Servais suggested that another Arkansas native, ex-big leaguer Cliff Lee, might have helped sell Seattle on Smyly. Lee is a former Mariner and the two share an agent.

Smyly went 7-12 in a career-high 30 starts last season in Tampa, but won five games from July 30 to the end of the season after starting out 2-11. From May 21 to July 18, he lost seven straight starts.

“Pitching’s tough, you know,” Smyly said. “To manipulate the ball, to make it do different things, to put it in the strike zone with hitters that know what they’re doing. … I just had a rough stretch but I show up at the field every day, play catch and work on my craft and you know, that’s going to turn around one day.”

The 32 home runs Smyly surrendered in 2016 figure to be reduced in Seattle’s pitcher-friendly Safeco Field.

“It can only help,” he said. “But it’s still going to be up to me to execute pitches and pitch well.”

Smyly is set to join the U.S. World Baseball Classic team shortly. Before that, he’ll make his first spring training start in the middle of next week.

“It’s an honor to be able to put your country on your chest and play with some of the guys on that team,” he said. “I’m looking forward to it big time.”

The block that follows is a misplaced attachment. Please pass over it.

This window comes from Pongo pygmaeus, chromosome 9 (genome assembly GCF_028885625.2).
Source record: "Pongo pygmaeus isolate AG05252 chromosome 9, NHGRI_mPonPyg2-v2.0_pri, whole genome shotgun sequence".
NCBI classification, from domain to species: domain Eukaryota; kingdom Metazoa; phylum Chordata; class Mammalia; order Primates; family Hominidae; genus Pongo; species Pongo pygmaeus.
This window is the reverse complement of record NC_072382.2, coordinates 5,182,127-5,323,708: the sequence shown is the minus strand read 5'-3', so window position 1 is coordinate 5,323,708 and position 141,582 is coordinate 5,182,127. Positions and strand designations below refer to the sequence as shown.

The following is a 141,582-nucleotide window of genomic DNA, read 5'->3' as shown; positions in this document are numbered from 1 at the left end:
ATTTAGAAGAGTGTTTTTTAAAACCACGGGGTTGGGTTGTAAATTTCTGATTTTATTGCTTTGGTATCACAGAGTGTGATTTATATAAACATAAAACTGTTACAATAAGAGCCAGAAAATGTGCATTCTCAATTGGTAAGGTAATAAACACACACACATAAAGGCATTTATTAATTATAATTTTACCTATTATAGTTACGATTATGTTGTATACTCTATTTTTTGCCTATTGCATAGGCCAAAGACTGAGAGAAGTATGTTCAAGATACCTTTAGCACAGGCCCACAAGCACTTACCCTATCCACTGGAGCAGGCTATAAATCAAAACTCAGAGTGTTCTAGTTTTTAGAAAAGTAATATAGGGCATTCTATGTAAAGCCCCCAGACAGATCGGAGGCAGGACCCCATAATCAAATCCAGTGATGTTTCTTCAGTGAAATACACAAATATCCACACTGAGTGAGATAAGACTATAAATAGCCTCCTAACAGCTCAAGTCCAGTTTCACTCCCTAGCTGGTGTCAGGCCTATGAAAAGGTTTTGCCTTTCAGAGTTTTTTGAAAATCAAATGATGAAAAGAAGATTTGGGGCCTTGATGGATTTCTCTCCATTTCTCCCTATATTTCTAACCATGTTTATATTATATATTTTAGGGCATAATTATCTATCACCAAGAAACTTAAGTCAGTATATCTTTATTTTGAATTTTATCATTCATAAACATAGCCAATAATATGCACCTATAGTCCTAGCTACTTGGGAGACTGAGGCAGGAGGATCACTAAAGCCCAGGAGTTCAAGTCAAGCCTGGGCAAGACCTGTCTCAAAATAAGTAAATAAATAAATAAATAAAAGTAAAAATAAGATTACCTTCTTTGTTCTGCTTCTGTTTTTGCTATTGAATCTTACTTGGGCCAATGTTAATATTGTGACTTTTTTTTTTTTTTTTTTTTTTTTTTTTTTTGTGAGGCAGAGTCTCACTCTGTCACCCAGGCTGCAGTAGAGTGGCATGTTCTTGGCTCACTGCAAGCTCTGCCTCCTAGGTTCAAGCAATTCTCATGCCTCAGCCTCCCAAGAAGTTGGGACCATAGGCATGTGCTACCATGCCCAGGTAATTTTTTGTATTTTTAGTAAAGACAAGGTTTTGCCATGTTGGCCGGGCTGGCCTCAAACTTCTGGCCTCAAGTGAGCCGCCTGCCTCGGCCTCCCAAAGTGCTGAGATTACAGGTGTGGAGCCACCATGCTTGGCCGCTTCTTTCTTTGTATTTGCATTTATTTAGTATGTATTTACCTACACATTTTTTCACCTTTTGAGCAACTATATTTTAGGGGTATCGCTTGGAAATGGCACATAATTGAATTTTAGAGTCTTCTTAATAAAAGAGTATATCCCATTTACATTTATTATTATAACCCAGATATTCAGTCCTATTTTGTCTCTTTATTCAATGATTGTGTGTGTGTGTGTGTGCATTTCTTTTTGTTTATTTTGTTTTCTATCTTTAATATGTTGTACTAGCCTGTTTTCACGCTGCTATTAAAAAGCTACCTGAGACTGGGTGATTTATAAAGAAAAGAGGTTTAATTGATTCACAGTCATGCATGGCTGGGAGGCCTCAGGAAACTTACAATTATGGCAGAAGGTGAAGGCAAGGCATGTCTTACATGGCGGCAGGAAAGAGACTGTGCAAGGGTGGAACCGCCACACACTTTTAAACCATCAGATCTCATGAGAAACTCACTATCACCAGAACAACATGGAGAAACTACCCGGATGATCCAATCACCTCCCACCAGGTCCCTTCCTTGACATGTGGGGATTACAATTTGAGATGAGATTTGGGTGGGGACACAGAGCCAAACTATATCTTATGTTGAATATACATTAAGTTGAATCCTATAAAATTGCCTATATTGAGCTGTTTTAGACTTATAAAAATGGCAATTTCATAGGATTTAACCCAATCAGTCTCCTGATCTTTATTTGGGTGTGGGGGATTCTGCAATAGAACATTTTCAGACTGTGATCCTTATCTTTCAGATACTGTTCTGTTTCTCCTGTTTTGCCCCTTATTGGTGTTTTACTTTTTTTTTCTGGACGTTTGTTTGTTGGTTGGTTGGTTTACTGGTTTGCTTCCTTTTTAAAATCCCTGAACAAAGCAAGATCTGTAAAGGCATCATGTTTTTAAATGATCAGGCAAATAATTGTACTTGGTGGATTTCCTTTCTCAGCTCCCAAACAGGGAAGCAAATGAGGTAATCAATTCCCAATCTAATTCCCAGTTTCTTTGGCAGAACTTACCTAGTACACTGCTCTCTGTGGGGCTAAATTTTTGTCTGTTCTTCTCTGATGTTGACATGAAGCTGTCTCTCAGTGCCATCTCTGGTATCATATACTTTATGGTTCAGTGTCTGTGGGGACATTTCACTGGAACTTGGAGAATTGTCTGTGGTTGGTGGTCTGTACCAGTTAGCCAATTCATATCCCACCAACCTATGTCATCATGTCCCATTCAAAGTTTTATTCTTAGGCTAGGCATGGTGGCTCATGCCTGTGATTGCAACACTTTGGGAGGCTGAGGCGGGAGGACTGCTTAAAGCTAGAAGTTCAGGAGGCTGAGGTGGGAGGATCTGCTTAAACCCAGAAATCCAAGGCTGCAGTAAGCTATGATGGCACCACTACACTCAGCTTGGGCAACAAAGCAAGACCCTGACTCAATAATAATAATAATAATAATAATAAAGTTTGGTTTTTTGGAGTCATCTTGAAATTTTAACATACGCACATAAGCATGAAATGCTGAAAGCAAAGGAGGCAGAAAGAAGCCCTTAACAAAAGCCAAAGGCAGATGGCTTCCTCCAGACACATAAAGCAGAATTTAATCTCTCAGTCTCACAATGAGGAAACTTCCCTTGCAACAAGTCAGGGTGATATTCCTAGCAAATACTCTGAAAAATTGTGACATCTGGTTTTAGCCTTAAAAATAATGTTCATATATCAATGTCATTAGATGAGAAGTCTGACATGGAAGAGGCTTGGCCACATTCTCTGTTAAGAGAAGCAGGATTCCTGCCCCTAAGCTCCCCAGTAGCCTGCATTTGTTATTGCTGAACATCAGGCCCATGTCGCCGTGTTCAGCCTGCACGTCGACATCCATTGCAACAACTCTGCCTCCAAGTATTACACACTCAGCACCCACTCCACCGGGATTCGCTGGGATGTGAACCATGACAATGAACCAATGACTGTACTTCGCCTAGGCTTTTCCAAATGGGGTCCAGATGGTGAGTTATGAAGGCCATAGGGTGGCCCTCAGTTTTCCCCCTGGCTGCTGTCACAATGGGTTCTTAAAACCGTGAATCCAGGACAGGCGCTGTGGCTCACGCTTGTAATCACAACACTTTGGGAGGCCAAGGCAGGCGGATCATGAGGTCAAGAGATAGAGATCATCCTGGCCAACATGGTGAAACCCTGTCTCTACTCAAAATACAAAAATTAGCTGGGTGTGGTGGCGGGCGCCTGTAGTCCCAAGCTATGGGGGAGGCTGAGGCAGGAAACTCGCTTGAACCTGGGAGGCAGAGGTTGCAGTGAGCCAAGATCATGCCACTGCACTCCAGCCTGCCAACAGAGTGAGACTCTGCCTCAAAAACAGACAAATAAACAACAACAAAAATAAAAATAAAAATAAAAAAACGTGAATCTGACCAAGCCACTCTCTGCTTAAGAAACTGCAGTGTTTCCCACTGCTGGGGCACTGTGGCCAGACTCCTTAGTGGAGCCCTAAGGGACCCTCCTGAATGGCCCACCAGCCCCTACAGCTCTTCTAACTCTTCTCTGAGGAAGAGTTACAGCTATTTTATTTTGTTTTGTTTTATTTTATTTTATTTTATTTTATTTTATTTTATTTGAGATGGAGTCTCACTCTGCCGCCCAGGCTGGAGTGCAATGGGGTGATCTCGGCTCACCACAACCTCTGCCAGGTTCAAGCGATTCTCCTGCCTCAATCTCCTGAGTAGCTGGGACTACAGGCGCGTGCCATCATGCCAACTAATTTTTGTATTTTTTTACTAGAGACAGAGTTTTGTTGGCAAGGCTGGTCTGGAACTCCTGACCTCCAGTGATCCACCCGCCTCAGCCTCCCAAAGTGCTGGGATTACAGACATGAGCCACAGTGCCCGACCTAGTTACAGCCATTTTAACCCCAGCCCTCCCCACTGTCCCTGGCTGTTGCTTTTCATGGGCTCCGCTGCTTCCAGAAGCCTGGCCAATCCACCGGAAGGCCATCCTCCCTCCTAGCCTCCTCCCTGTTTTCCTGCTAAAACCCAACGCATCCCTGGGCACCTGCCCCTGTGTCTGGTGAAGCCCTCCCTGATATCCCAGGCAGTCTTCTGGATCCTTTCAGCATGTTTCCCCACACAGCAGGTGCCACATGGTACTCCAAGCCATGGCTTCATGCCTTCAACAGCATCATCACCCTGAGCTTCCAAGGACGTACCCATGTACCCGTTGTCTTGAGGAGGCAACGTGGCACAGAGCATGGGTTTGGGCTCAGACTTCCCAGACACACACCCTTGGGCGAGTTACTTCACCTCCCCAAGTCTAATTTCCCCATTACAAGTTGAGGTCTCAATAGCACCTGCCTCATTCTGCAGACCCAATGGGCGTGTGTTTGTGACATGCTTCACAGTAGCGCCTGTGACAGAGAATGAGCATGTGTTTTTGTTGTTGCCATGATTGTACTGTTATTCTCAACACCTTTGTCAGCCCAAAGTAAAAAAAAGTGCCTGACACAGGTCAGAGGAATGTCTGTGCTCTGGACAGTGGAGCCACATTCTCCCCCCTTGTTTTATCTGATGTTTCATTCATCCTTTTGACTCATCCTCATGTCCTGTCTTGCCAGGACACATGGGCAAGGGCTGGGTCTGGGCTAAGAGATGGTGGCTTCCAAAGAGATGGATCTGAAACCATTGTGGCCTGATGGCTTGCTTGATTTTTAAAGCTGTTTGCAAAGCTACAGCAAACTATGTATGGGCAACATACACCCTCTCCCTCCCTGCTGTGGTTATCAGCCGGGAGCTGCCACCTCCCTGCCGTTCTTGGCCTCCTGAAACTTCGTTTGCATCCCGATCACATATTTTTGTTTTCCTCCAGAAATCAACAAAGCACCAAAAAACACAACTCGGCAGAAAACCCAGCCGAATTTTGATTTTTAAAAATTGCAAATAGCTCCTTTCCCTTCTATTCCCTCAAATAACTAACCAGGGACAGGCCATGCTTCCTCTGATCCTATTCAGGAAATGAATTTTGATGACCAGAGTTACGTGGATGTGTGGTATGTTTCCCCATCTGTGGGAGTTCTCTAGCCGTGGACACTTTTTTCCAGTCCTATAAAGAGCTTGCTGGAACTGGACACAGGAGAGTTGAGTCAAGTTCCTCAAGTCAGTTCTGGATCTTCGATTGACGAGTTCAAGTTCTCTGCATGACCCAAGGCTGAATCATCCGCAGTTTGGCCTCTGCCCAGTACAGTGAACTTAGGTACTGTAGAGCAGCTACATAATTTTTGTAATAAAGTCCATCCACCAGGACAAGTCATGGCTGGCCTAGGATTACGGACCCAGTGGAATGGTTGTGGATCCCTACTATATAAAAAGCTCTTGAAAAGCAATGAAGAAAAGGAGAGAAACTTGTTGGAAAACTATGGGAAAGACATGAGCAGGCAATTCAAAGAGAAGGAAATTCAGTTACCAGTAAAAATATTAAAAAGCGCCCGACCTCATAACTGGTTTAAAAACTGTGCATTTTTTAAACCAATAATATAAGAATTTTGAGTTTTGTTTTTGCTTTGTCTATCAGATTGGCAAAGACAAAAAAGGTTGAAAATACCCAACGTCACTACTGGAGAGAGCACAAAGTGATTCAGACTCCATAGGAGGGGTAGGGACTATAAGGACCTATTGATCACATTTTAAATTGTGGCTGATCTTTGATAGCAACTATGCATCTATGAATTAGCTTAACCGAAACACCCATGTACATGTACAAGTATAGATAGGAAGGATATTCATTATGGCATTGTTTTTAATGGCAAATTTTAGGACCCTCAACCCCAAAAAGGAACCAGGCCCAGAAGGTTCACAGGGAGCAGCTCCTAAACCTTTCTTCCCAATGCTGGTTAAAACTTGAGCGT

NOTES: Servais plans to roll out what figures to be Seattle’s opening day lineup in the spring training opener Saturday against San Diego. It’s OF Jarrod Dyson, SS Jean Segura, 2B Robinson Cano, DH Nelson Cruz, 3B Kyle Seager, OF Mitch Haniger, 1B Dan Vogelbach, C Mike Zunino and OF Leonys Martin. … Servais said Cano and Cruz will play a little more than is typical for early spring games, as the two will depart for the World Baseball Classic in early March. … LHP Ariel Miranda will start Saturday, then RHP Chris Heston Sunday, RHP Yovani Gallardo on Monday and ace Felix Hernandez on Tuesday.

Mitt Romney’s sons are trying to buy a stake in the Yankees

TAMPA, FL - AUGUST 30:  Tagg Romney son of Republican presidential candidate, former Massachusetts Gov. Mitt Romney gives an interview during the final day of the Republican National Convention at the Tampa Bay Times Forum on August 30, 2012 in Tampa, Florida. Former Massachusetts Gov. Mitt Romney was nominated as the Republican presidential candidate during the RNC which will conclude today.  (Photo by Chip Somodevilla/Getty Images)